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Advocacy & Policy Update - August 10, 2020

SENATE BREAKS WITH NO CORONAVIRUS DEAL


WASHINGTON UPDATE


Coronavirus Bill Stimulus On Thursday, August 6, Senators left D.C. with no deal in place for a final coronavirus relief package. The White House and party leaders are now tasked with handling negotiations on their own. The Senate will technically stay in session this week, but lawmakers from both chambers will be in their districts, waiting for word from leadership on whether a deal has been reached. Negotiations have been underway for two weeks and there is not much to show in terms of progress.

A major point of contention is the $600 enhanced weekly unemployment payment, which expired on July 31. Democrats want it extended to 2021, but Republicans feel it provides a disincentive to work. The White House offered supplemental federal unemployment benefits of $400 a week until December, but Democrats rejected that offer. Another sticking point is how much aid to provide to state and local governments - with Democrats pushing for nearly $1 trillion allocated in the HEROES Act, which the House passed in May, and Republicans saying states haven’t used up the money provided in the March relief package.

On Saturday, August 8, President Trump signed several executive orders and memorandums on a payroll tax cut, extending enhanced unemployment payments, an eviction moratorium and student loan repayment options. The memorandum that extends enhanced unemployment benefits at $400 a week the federal government is requiring states to contribute 25% ($100) of that $400 additional benefit. The state must also agree to enter into this financial agreement with the federal government for any unemployed person living there to get any of the additional benefits.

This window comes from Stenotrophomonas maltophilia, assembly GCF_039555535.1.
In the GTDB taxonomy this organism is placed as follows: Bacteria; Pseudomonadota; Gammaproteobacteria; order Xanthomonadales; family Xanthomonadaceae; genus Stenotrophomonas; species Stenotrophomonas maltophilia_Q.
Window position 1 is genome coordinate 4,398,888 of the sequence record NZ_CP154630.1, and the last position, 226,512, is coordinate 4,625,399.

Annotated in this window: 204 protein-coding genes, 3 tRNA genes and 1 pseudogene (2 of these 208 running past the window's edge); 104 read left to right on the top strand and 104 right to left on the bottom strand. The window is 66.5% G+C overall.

Click here to access the executive orders and memorandums.

Unemployment Rate

On Thursday, August 6, the Department of Labor (DOL) Bureau of Labor Statistics (BLS) released the July jobs report, which shows the U.S. added 1.76 million jobs last month and the unemployment rate ticked down to 10.2% from 11.1% in June. Even though more workers were added to payrolls in July, the Department of Labor’s survey of employers and information it collects from state labor departments may not have recorded a new round of layoffs that occurred at the end of the month. The job growth rate has significantly slowed, and without fiscal assistance, could get worse.

Among the more than 30 million unemployed due to the pandemic, the number of workers without jobs to go back to is rising and this trend is a major threat to economic recovery and could lead to long-term unemployment. So far, permanent losses have only made up a fraction of job losses, but that number is steadily increasing as companies move from temporary layoffs to permanent cuts.

Click here to read the full report.


Click here to read the entire August 10 weekly legislative update.

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